"After all, the engineers only needed to refuse to fix anything, and modern industry would grind to a halt." -Michael Lewis

For Doers

How to Create an Embedded PostgreSQL Database With Spring Boot

2019-04-20

You can see the sample code for this post on GitHub.

PostgreSQL is still my favorite database, and if a project I'm working on makes sense as a relational database model, it's always what I reach for.

Automating database tests, and maintaining consistency between environments, is one of the biggest pain points between working locally and deploying to higher environments. In particular, when you need to take advantage of native features of the database you're using (since consistency between vendors on some of the finer details is nearly a pipe-dream at this point), using a general in memory database (like H2) just doesn't cut it.

To start using a PostgreSQL in memory database (with as little spring boot magic as possible), you will first need to ensure that you have a PostgreSQL dependency. If you're using Maven, that's:

<dependency>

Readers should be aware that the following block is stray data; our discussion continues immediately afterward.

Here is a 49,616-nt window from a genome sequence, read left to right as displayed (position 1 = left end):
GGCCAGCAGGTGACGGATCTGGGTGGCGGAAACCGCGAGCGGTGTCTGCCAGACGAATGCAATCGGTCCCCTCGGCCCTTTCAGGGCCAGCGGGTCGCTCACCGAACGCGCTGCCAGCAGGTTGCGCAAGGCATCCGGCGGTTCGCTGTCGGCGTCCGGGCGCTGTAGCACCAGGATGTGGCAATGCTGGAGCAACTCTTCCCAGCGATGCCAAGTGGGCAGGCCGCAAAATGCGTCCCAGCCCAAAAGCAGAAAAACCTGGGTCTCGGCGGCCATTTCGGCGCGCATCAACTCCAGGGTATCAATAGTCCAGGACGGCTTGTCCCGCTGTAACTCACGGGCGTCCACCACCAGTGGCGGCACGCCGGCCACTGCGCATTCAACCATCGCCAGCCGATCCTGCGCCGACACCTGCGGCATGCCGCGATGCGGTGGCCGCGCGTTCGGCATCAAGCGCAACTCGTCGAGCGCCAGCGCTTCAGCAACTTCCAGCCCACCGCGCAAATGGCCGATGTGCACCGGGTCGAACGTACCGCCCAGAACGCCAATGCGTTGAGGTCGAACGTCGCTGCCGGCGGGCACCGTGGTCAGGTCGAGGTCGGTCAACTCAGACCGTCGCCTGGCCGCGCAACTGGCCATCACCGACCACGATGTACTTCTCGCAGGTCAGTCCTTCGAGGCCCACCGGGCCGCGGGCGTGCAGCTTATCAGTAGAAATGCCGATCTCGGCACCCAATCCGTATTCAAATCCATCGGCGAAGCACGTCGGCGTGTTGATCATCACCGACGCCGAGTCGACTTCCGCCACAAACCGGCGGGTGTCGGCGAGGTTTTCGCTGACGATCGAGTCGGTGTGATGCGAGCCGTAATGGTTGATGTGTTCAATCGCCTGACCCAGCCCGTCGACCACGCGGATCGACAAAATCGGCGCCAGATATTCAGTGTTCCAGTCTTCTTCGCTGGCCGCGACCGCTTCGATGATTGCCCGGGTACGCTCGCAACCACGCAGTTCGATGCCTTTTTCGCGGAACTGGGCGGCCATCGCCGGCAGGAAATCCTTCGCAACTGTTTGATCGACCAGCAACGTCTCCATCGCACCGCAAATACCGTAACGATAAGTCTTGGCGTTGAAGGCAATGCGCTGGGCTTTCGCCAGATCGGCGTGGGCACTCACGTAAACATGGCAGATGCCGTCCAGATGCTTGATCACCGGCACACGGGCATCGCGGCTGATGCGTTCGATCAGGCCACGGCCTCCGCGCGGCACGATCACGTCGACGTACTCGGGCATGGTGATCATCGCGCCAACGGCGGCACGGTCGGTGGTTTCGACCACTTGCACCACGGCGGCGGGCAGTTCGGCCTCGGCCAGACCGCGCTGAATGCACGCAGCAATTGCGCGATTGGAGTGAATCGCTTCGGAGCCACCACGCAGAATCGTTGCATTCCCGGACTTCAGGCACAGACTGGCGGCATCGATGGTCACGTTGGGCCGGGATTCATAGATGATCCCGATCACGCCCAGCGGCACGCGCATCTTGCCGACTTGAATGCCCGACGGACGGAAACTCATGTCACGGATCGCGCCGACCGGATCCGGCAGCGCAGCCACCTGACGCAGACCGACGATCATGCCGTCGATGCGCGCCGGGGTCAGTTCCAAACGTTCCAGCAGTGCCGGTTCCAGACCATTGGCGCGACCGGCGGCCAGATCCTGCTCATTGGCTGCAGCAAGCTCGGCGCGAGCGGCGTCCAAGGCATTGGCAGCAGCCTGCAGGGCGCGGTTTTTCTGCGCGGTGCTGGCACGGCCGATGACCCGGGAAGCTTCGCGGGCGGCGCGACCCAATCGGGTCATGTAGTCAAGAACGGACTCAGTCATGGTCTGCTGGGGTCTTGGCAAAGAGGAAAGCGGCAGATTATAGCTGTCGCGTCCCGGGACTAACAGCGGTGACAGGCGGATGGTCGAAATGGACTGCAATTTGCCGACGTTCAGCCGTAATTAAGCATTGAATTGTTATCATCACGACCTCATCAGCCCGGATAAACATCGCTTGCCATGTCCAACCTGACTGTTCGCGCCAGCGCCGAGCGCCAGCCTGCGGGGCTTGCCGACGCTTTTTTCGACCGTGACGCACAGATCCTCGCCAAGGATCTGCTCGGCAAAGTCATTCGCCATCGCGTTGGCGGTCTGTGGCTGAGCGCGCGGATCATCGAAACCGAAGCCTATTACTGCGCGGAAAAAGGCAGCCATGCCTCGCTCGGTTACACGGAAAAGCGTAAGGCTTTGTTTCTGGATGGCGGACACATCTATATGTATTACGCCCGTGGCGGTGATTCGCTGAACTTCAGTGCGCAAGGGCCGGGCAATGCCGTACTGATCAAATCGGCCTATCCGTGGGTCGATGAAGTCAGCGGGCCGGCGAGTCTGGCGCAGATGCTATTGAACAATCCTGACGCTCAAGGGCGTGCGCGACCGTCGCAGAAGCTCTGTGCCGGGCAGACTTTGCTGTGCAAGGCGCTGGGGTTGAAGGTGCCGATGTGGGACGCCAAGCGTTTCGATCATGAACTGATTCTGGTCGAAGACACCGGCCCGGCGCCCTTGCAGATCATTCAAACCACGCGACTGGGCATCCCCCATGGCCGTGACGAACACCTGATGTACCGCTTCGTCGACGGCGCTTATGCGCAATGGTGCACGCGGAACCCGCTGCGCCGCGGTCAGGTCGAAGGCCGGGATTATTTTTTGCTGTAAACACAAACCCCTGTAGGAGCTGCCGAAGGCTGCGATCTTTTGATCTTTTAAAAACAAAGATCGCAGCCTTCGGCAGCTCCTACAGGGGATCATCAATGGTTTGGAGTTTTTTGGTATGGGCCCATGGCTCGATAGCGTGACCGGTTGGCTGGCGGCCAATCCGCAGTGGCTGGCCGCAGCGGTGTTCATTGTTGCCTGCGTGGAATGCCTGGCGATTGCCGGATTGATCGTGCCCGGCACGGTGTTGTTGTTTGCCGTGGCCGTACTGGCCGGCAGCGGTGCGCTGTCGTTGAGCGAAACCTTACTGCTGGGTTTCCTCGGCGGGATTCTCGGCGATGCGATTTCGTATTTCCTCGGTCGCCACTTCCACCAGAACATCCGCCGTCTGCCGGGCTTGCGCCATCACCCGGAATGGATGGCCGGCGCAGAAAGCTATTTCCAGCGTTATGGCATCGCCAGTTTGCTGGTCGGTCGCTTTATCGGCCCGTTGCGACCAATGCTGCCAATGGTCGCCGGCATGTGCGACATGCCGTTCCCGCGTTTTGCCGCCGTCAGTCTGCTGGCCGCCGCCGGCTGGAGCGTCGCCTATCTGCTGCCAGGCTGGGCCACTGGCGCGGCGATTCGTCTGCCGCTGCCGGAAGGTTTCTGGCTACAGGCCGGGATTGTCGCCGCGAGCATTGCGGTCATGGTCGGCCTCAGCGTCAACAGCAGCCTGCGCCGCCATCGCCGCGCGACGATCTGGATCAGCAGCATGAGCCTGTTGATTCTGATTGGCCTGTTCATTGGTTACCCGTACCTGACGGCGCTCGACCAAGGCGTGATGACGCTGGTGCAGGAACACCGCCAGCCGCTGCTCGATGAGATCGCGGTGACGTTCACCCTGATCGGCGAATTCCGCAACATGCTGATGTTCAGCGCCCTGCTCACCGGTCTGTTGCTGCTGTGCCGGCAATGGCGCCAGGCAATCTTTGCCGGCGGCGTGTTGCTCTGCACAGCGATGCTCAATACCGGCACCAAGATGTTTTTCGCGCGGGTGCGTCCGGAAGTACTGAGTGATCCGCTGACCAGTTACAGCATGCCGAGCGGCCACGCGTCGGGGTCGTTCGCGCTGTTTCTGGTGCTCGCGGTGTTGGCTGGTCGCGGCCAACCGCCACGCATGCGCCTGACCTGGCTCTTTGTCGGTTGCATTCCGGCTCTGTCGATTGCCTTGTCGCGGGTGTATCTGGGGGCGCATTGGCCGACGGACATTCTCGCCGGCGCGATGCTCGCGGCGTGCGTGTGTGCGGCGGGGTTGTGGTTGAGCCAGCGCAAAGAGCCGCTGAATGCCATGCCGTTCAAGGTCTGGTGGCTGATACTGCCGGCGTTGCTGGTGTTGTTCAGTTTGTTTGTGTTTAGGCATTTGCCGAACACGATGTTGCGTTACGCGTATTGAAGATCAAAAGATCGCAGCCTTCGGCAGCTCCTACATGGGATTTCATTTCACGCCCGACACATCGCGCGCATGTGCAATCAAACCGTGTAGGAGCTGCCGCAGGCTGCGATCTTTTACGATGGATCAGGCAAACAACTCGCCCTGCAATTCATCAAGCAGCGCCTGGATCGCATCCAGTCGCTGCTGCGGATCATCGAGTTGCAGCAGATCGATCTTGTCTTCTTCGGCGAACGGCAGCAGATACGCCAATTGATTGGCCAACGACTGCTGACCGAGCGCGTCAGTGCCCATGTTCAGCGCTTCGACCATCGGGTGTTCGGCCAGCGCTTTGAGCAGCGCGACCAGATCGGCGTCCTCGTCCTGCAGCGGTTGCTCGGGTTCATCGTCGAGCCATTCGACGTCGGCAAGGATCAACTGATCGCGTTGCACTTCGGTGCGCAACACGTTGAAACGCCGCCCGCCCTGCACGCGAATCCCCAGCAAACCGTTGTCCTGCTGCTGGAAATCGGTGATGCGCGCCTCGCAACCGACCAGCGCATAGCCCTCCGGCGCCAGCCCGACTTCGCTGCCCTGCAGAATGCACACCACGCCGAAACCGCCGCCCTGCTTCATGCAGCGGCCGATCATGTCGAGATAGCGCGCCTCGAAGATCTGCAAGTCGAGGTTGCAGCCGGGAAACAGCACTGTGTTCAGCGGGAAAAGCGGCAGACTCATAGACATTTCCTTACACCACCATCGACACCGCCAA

<groupId>org.postgresql</groupId>
    <artifactId>postgresql</artifactId>
    <scope>runtime</scope>
</dependency>

We can then resort to using opentable as the in memory engine by adding another dependency:

<dependency>
    <groupId>com.opentable.components</groupId>
    <artifactId>otj-pg-embedded</artifactId>
    <version>0.13.1</version>
    <scope>compile</scope>
</dependency>

Finally, wherever we want the embedded database, we can spin it up with default settings like:

package com.nickolasfisher.flywaystuff;

... imports ...

@Configuration
@ComponentScan
@Profile("dev")
public class DevConfig {

    @Bean
    @Primary
    public DataSource inMemoryDS() throws Exception {
        DataSource embeddedPostgresDS = EmbeddedPostgres.builder()
                .start().getPostgresDatabase();
        
        return embeddedPostgresDS;
    }
}

Next up, we'll look at using Flyway to run idempotent database migration scripts against our database on application startup, giving the application flexible and full control over the state of the schemas it owns.

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